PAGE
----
(Quentin Miller's alleged reference track for Drake's "10 Bands")

MTV: Does the artist just spit the rap as you wrote it or do they change some words?

Aaron: A lot of times, even the guys who don't write a word, they still may flip a line or two. That doesn't mean I didn't write the record; you changed half a line and that's totally fine. That does happen a lot and I think fans get mistaken with that as well. Rarely is a record 100 percent the way you wrote it. Most of the times it's 95 percent because they'll change a word or change a cadence. But at the end of the day you wrote that. That's like if you're mother is cooking dinner and you put a dash of garlic in the pot and then say, "Oh, I cooked too." No you didn't, you put a dash of garlic.

(The Notorious B.I.G's reference track for Lil Kim's "Queen Bitch")

MTV: What happens to these reference tracks? I remember back in the 1990s when a reference track of Lil Kim's "Queen Bitch" leaked with the Notorious B.I.G. spitting Kim's rhymes from a woman's perspective. It was funny to hear Biggie rap about his lady parts and referring to himself as bitch.

Aaron: When you're writing for an MC, somebody who gets busy, those reference tracks aren't supposed to get out. A lot of times what people will do, instead of emailing the songs back and forth, you come into the studio. I go into their studio, write the record, lay it down in front of them, they keep it. It's in their studios, they have it, I don't have it. The only thing I have is the lyrics in my phone. I don't have any proof that I've recorded that. If that got out, it wouldn't be on me, it would be on that artist's engineer. A lot of times leaks happen because of the engineer. The reference should never have gotten out.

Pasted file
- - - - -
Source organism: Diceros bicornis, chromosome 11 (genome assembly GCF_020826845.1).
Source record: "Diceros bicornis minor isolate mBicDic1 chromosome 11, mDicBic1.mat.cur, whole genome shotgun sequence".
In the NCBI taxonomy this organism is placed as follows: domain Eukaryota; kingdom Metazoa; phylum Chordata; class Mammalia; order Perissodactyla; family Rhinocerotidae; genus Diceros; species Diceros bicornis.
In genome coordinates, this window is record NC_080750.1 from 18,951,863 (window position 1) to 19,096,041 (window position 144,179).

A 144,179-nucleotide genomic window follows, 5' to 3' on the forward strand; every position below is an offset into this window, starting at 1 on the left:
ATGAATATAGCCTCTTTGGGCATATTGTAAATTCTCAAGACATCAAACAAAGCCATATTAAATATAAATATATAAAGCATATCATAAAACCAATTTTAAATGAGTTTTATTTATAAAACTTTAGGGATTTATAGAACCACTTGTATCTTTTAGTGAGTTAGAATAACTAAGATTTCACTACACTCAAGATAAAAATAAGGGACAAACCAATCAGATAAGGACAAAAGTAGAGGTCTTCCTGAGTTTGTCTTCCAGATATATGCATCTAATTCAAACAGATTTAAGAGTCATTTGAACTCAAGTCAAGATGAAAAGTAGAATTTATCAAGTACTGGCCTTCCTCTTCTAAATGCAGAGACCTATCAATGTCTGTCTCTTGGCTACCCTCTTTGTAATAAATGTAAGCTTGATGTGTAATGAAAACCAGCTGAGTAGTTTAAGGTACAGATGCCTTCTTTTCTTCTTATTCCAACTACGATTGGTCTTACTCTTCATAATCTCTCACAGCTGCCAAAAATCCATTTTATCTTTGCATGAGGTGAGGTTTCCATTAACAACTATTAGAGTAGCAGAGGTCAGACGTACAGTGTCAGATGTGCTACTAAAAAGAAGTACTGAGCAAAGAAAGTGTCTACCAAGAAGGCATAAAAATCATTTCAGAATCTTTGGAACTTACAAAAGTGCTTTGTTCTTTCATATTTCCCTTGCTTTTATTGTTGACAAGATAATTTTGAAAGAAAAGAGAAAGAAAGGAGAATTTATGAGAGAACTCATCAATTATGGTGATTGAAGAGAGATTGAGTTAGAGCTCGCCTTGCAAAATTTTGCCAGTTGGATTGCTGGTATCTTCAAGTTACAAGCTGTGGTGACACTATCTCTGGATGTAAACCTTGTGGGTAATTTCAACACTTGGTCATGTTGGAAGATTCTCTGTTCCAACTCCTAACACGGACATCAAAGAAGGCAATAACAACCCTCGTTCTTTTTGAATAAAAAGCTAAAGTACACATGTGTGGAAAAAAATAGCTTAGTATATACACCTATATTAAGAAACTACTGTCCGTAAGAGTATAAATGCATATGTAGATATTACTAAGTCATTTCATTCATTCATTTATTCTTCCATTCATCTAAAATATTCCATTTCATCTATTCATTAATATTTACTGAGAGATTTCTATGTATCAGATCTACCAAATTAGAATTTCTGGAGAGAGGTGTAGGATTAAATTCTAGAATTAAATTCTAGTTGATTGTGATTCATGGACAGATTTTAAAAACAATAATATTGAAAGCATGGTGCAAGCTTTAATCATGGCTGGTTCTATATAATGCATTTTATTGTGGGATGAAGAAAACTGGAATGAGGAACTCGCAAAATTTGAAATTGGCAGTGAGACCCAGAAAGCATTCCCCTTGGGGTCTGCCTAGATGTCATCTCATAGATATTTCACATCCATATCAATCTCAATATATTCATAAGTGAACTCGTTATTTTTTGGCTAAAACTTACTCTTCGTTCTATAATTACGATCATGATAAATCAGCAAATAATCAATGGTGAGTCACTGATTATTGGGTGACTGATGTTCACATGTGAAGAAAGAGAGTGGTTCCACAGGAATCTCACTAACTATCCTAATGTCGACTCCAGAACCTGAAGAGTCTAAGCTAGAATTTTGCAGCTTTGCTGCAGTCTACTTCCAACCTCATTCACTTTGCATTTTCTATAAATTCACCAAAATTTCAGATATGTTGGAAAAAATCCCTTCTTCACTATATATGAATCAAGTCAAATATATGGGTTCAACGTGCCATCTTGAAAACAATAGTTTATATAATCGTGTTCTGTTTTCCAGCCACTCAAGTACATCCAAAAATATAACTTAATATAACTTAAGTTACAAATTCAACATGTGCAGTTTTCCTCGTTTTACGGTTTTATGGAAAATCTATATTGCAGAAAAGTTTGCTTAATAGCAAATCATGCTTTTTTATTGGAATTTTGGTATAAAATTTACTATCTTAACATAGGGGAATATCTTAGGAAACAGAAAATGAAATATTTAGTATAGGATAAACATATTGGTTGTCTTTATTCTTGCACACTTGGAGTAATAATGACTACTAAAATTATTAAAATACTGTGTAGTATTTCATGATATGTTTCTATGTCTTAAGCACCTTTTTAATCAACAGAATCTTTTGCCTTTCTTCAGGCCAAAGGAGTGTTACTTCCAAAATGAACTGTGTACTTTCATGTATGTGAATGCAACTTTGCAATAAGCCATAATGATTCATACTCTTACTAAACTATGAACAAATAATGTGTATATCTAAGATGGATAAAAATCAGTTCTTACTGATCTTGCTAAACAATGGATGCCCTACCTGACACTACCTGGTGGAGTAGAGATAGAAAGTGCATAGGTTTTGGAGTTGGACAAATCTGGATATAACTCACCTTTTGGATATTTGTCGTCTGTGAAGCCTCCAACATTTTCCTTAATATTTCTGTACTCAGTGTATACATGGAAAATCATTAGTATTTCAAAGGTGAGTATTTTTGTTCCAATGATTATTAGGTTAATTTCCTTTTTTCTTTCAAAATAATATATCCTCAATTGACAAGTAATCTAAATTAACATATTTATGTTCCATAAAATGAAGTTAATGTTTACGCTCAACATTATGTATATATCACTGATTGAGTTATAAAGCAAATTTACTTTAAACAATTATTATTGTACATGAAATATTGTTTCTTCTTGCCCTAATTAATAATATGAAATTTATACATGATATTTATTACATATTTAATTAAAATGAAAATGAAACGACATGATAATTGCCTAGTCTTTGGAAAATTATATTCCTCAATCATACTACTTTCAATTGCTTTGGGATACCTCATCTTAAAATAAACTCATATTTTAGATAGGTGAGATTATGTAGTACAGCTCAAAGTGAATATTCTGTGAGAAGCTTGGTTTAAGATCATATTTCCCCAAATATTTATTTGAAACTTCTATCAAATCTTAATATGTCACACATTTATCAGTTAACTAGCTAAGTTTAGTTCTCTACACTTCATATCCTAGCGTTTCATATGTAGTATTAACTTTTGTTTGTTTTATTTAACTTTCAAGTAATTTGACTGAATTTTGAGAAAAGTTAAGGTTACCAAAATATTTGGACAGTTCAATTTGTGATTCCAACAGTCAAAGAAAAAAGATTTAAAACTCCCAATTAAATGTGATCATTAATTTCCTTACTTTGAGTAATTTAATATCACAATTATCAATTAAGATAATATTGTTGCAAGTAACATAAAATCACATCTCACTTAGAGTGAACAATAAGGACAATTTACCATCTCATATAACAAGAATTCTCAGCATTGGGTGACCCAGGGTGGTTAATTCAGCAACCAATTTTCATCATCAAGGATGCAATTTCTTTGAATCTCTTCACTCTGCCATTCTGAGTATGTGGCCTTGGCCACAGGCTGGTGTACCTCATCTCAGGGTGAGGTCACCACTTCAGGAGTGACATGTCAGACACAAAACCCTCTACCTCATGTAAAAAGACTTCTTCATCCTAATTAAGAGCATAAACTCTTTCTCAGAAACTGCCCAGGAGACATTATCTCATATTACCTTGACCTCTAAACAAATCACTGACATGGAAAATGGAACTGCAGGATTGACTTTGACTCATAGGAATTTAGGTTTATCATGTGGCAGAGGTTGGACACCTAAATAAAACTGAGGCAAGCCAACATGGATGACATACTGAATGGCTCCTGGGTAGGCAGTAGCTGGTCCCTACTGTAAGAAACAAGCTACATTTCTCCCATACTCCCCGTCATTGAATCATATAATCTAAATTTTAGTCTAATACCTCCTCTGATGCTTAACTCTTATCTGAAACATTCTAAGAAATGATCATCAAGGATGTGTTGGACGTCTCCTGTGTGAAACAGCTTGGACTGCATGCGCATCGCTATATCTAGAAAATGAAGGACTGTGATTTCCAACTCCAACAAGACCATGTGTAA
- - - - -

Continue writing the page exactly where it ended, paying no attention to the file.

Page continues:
MTV: Drake is viewed as one of the top MCs in hip-hop. An alleged reference track to his "10 Bands" song was recently leaked. Does this hurt him?

Aaron: We look at Drake like he really gets busy, he's really, really nice. This is a guy who has pretty much hits home runs almost every time he's went up to bat. So when you find out that there's allegedly something going on, it is a shock. It is a punch to the gut; it does blow you away. And for some people it's like, "Oh, that's why you've been so great, because you got a million people helping you." And that's what people are trying to come at him with. This is all alleged we don't know that, but it's like having a ringer when you're playing sports.

MTV: As a ghostwriter, at what point do you discuss the particulars of your credit and or compensation with the artist?